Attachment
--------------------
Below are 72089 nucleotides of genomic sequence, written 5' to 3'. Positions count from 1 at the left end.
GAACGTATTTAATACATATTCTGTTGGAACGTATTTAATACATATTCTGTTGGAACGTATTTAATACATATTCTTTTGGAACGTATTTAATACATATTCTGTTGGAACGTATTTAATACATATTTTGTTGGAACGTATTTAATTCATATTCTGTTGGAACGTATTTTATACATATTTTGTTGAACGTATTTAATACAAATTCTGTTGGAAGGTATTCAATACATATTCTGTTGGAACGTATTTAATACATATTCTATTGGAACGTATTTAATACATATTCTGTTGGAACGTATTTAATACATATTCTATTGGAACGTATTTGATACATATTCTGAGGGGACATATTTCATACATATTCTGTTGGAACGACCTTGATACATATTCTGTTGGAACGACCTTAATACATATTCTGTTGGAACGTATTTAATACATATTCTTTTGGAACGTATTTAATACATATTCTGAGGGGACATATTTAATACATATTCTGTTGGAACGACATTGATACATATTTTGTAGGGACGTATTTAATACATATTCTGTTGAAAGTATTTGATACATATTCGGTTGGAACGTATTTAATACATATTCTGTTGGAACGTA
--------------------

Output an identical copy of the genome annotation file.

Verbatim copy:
Below are 72089 nucleotides of genomic sequence, written 5' to 3'. Positions count from 1 at the left end.
GAACGTATTTAATACATATTCTGTTGGAACGTATTTAATACATATTCTGTTGGAACGTATTTAATACATATTCTTTTGGAACGTATTTAATACATATTCTGTTGGAACGTATTTAATACATATTTTGTTGGAACGTATTTAATTCATATTCTGTTGGAACGTATTTTATACATATTTTGTTGAACGTATTTAATACAAATTCTGTTGGAAGGTATTCAATACATATTCTGTTGGAACGTATTTAATACATATTCTATTGGAACGTATTTAATACATATTCTGTTGGAACGTATTTAATACATATTCTATTGGAACGTATTTGATACATATTCTGAGGGGACATATTTCATACATATTCTGTTGGAACGACCTTGATACATATTCTGTTGGAACGACCTTAATACATATTCTGTTGGAACGTATTTAATACATATTCTTTTGGAACGTATTTAATACATATTCTGAGGGGACATATTTAATACATATTCTGTTGGAACGACATTGATACATATTTTGTAGGGACGTATTTAATACATATTCTGTTGAAAGTATTTGATACATATTCGGTTGGAACGTATTTAATACATATTCTGTTGGAACGTA